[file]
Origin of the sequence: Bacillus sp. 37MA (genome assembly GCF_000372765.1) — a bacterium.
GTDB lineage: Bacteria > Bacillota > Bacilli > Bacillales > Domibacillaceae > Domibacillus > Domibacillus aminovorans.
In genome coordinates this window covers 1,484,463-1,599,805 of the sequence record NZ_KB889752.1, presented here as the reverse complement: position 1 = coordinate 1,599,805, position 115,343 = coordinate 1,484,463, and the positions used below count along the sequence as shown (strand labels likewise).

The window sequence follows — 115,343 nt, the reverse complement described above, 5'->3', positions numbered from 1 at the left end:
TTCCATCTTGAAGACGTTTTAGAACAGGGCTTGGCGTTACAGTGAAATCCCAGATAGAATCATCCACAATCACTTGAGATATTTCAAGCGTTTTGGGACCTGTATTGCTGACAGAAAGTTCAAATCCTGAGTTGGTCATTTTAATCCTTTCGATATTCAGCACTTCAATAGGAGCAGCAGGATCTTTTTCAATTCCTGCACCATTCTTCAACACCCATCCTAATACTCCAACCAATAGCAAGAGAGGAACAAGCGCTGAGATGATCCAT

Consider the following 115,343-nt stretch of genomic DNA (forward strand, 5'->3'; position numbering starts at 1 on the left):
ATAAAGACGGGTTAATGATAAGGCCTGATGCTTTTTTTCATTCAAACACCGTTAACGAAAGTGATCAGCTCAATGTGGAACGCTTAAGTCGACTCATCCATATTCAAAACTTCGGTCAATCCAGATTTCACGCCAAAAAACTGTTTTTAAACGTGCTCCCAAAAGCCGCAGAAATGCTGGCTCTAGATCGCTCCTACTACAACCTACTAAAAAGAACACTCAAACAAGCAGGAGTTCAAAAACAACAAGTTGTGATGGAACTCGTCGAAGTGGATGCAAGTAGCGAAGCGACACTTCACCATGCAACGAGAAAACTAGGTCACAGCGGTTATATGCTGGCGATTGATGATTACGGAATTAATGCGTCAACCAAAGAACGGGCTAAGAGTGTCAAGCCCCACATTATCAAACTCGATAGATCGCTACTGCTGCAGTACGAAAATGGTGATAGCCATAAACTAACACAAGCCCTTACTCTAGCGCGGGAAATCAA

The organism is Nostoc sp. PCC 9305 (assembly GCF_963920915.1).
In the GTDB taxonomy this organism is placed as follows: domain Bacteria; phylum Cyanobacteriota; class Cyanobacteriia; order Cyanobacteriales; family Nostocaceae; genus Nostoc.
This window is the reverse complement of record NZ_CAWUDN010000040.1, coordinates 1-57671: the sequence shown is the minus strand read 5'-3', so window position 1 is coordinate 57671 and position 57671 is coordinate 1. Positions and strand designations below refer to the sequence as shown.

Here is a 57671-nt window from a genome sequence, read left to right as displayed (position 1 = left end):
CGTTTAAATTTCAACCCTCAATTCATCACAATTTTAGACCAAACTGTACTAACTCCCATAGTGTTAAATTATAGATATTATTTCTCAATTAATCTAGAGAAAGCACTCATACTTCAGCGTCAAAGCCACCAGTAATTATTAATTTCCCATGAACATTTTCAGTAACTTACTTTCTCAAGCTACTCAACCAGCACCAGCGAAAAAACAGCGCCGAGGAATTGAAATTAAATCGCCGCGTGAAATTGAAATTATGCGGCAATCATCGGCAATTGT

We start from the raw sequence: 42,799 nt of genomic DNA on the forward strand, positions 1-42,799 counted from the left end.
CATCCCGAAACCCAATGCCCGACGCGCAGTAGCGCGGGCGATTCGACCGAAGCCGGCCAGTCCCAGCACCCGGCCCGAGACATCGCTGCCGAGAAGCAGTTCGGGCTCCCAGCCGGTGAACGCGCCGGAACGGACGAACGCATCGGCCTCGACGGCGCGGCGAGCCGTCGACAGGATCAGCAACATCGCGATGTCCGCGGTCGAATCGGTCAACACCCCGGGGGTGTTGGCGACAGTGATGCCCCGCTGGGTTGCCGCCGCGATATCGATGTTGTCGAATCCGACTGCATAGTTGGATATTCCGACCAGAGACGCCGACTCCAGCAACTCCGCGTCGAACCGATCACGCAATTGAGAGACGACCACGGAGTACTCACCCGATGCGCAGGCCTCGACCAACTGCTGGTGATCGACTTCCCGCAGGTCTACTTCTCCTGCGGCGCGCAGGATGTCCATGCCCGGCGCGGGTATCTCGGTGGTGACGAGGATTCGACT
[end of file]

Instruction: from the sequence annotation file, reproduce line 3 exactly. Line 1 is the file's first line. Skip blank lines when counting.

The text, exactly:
In genome coordinates this window covers 1,484,463-1,599,805 of the sequence record NZ_KB889752.1, presented here as the reverse complement: position 1 = coordinate 1,599,805, position 115,343 = coordinate 1,484,463, and the positions used below count along the sequence as shown (strand labels likewise).